As in any relationship, forgiveness must be both offered and received. The fact that God offers it to us does not mean it’s automatic. We must receive it. Christ died for all, but that does not mean all will be saved, for some refuse to acknowledge their need for forgiveness, and so they don’t accept His forgiveness.
Now when we receive God’s forgiveness, there is a future for us. Death, while still limiting our time in this world, is not the final limit of our existence. Because our sins have been forgiven, we can look forward to our own resurrection from the dead just as Jesus was raised. As the Creed states: “I believe in the resurrection of the body.”
Just what does this mean? First and obviously, it means we believe there is life beyond existence in this world. When death comes the body dies but there will be a time when the body is raised.
This was true of Jesus. He was raised and resurrected, and this was verified because He had a body by which He was recognized. The disciples saw the scars from the nails and spear. They touched him and saw him eat. Of course, there were differences too. There was a new quality to His body. He ate, but He didn’t need to. He could appear and disappear, He could pass through locked doors. He was not bound by limitations of space and time, yet He had a real body.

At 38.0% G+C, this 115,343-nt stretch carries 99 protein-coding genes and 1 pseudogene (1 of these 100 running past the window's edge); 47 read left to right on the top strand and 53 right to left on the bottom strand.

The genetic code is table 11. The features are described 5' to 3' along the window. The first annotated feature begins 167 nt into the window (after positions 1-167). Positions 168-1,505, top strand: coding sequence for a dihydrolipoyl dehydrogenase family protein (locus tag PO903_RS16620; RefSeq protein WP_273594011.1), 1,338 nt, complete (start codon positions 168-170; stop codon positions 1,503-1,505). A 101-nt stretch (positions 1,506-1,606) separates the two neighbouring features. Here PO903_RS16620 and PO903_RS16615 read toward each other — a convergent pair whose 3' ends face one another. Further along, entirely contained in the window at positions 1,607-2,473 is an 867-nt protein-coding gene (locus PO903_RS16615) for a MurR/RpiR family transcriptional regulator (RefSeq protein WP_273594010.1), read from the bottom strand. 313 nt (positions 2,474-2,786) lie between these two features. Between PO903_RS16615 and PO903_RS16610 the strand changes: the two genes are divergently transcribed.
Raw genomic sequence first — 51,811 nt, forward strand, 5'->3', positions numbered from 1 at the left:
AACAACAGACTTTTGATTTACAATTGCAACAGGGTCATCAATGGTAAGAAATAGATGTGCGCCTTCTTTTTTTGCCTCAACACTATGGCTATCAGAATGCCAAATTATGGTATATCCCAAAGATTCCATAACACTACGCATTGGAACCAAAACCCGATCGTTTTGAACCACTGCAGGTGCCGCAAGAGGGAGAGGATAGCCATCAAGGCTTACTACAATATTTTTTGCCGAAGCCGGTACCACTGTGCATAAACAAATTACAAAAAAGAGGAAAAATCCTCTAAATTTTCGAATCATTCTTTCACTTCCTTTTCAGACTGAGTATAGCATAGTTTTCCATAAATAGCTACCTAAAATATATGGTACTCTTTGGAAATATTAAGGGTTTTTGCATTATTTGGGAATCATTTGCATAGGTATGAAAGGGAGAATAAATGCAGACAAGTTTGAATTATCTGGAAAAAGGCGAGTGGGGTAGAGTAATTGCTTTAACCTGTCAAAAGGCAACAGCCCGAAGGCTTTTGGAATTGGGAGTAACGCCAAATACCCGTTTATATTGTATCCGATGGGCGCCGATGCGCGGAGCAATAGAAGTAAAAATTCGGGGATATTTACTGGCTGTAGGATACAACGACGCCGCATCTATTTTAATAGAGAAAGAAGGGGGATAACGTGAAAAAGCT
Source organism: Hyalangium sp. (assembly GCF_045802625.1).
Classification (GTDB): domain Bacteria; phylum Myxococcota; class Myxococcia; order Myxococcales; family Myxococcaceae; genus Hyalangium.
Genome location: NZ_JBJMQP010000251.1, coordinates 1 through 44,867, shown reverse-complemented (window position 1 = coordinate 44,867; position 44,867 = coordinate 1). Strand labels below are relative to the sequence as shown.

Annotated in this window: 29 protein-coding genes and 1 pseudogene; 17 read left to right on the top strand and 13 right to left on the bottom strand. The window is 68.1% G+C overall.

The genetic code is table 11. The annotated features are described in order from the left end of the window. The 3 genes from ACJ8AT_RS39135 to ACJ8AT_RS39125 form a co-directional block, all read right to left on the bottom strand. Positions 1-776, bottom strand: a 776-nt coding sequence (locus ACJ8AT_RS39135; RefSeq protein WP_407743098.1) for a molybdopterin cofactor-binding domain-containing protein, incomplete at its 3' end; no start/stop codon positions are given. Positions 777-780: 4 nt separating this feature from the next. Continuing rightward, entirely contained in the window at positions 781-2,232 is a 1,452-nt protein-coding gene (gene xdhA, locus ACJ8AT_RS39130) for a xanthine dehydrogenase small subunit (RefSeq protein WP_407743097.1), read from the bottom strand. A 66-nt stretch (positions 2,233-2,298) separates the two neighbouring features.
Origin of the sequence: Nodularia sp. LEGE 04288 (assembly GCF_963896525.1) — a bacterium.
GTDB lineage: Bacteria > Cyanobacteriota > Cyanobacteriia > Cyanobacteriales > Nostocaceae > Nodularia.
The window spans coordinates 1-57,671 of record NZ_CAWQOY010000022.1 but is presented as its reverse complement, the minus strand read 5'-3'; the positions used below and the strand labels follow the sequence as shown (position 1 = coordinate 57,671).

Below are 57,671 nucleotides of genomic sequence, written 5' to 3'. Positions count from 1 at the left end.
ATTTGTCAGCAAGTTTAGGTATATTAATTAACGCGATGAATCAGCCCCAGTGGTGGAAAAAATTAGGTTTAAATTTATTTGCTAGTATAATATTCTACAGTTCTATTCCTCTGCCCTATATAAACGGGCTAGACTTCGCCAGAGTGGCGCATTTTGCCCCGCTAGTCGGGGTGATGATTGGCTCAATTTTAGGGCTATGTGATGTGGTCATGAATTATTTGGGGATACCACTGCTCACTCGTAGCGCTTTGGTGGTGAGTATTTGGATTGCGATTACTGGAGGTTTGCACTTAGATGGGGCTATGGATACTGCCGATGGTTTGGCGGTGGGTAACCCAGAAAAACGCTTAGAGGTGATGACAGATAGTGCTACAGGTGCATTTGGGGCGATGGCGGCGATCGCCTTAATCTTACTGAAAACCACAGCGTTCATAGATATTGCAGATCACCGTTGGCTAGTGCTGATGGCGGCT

So, does this mean that our physical bodies will simply be reinvigorated? If so, what about someone who was cremated, or eaten by wild animals? Well, our resurrected body will be identifiable with us, but it will not be the same body that is laid in grave.
As Paul points out in I Cor. 15:35-41, a farmer does not plant a miniature version of wheat or corn, but something that looks completely different – a seed. That seed grows into the plant. Our earthly bodies are like the seed. There will be a correlation between this body and our heavenly body, but they won’t be the same. This body is ideally suited for life on earth while our resurrection body will be ideally suited for eternity. So in vs. 40 of that passage, it says “the splendor of the heavenly bodies is one kind, and the splendor of the earthly bodies is another.”
This is highlighted by I Cor. 15:50-51, where Paul continues: “I declare to you that flesh and blood cannot inherit the kingdom of God, nor does the perishable inherit the imperishable. Listen, I tell you a mystery: We will not all sleep, but we will all be changed.”